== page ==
Philanthropic Potential: How Do You Define It?

posted on: November 19, 2012

By: Christine Reeves

Donor-advised funds (DAFs) are crucial for the work of community foundations. In fact, many of these foundations’ DAFs account for as much as 90 percent (and sometimes even more) of their total annual giving. 

Last month, I found my interest in DAFs further piqued by reading FSG’s new report, “Do More Than Grow: Realizing the Potential of Community Foundation Donor-Advised Funds.” Then, I – along with 120 others – attended the corresponding and very thought-provoking webinar. The speaker panel included Becca Graves, executive director of CF Insights, Eva Nico, a director of FSG, and Carolyn Doelling, East Bay Community Foundation’s director of philanthropic services. 

A total of 31 community foundations participated in the report, including many of the country’s largest community foundations. Collectively, these grantmakers house 6,100 DAFs, approximately one-third of all community foundation DAFs nationwide.

Three key questions posed in the report included: 

  • How do Community Foundations define the strategic value of donor advised fund? 
  • To what extent are DAFs creating strategic value at community foundations today?
  • What policies and practices will best help realize strategic value now and in the future?
It also posed some interesting technical questions such as:
  • Do higher fees slow DAF growth? 
  • Do small funds grow over time?
A question I found particularly interesting was “Does provocative leadership attract or deter donors?” The findings showed that, “There is no correlation between leadership stance of community foundation and donor behavior.”

However, as I reached the end of the report, what struck me most was not something I read, but rather something I did not read. This was the most recent in a series of high-caliber reports I have read that focus on “philanthropic potential” of donors. The importance and popularity of this topic makes sense, of course. However, are the donors the only ones in the equation? What about the recipients of the grants? What about the facilitators of the grants, the nonprofits that carry out programming? What about the long-term, positive impact the donors can have on communities in need? None of this was explicitly mentioned.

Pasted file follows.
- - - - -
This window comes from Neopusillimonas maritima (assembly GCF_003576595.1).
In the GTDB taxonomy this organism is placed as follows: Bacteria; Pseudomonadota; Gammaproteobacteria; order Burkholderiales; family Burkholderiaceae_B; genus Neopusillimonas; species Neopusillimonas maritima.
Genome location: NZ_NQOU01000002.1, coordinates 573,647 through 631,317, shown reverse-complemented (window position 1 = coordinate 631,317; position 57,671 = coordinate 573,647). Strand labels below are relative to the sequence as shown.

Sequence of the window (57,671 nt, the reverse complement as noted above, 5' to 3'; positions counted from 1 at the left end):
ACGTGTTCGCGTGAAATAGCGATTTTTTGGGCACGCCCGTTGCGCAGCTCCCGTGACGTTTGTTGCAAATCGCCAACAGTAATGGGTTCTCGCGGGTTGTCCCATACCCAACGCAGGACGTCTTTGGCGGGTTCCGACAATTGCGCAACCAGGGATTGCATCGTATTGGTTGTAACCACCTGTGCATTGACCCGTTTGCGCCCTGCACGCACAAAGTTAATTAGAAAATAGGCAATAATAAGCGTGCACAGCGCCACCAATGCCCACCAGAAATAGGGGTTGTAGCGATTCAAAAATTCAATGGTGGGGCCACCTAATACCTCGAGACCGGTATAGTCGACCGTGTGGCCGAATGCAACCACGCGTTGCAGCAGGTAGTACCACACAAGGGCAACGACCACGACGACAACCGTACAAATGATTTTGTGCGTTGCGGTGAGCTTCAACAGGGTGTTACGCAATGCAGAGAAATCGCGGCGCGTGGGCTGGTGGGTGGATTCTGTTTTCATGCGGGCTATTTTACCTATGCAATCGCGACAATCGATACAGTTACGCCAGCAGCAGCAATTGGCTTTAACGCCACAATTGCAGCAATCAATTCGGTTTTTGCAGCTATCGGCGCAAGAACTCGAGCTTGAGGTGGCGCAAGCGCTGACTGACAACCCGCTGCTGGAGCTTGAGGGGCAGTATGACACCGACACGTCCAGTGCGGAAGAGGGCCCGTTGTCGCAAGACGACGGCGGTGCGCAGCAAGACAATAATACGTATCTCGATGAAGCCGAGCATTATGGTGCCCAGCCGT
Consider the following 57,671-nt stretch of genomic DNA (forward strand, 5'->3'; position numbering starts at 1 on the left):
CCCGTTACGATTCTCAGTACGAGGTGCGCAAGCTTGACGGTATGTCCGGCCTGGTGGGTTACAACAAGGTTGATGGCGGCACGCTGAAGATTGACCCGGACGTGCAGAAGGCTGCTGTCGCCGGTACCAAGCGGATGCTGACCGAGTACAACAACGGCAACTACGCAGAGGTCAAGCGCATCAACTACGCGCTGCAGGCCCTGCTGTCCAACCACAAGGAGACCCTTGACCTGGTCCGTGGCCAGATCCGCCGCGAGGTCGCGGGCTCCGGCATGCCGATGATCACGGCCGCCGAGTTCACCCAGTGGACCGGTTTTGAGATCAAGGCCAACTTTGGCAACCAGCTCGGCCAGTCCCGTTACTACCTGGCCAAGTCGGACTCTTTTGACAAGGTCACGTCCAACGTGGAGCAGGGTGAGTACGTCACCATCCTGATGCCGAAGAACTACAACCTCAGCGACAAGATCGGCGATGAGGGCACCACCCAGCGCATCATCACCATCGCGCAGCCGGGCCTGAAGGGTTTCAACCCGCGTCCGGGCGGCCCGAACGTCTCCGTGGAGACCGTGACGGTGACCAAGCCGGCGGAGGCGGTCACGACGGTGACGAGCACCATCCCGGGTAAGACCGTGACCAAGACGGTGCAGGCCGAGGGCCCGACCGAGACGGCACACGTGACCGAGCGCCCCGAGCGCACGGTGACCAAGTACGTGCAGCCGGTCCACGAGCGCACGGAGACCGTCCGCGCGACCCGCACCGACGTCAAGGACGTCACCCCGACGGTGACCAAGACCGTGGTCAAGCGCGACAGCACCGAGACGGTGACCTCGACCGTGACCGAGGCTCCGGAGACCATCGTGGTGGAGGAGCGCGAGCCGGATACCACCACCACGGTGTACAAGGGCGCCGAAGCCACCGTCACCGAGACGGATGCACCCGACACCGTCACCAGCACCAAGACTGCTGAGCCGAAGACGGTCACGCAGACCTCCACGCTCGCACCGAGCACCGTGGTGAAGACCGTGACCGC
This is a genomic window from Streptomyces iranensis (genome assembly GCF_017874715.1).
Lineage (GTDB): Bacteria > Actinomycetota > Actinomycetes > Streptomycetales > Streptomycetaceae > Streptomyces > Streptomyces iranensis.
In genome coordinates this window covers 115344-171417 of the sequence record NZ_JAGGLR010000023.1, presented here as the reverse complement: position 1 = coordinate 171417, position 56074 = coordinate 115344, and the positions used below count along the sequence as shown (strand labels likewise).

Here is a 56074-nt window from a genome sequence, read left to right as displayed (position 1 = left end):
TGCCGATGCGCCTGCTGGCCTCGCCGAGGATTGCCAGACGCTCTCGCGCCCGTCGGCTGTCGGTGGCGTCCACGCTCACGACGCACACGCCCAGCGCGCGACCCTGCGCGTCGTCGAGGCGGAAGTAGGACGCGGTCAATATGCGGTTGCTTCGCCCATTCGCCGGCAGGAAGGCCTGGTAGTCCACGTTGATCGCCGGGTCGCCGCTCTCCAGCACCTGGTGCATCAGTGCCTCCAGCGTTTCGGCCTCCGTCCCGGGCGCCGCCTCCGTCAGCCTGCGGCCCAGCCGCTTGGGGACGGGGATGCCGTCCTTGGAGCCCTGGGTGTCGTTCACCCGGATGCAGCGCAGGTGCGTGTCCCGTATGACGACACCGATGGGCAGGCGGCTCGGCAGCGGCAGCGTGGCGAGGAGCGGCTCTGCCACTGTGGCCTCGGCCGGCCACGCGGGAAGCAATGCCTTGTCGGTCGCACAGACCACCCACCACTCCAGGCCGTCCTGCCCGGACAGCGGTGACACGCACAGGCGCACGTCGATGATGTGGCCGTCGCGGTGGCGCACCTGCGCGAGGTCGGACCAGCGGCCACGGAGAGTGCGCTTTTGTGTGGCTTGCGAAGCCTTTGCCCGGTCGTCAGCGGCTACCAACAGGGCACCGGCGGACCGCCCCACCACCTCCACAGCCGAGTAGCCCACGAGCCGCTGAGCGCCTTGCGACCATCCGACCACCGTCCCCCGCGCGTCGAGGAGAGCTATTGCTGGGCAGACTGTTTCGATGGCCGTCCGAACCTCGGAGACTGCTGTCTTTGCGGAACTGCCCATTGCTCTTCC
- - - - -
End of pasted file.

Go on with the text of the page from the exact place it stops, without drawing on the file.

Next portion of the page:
I understand that the focus of the report centered on realizing the potential of donor-advised funds. However, how can we truly discuss this issue for 60 pages without also including the directly related discussion of those individuals and groups that benefit from donations strategies that make each dollar go further? 

After all, what is the purpose of growing the potential of a DAF? Surely we are not growing DAFs for the end goal of creating more or bigger DAFs, which then increase the total annual giving of a community foundation. Rather, I am confident that we are growing DAFs for the end goal of achieving a foundation’s mission: Working responsively with community partners to alleviate and solve problems endured by people in need. Perhaps this goal is simply assumed and goes without saying, but I feel that it should be said … and said often.
I also feel that we should push ourselves to grow our sector’s DAFs by helping donors learn how they can leverage limited dollars to make greater impacts in communities. Of course, many foundations are already doing this and doing this quite successfully. 

The FSG report was very well done and quite thought-provoking, but it is crucial that we see the forest through the trees. It is so easy – too easy – to pour so much of our energy into doing good that we forget why we are doing good and how we can do better. 

Foundations help nonpropfits help people. If we let it, this high-altitude perspective can keep our philanthropic sector multiple steps removed from on-the-ground problems faced by communities in need. If we let it, our high-altitude can lead to aloof, deleterious understandings of philanthropy. Then, when we add in DAFs that help foundations help nonprofits help people, we can be yet another step removed. 

I find the work of community foundations incredibly laudable, as community foundation staffers simultaneously don many hats: grantmaking, fundraising, advising, convening, advocating and other roles. I would just encourage community foundations, as they continue working towards growing their DAFs, to also continue helping donors learn to make each dollar go further towards help communities in need. As a result, perhaps the philanthropic potential of expanding DAFs and helping communities in need can grow together, stronger because they are intertwined.

Christine Reeves is field associate at the National Committee for Responsive Philanthropy (NCRP).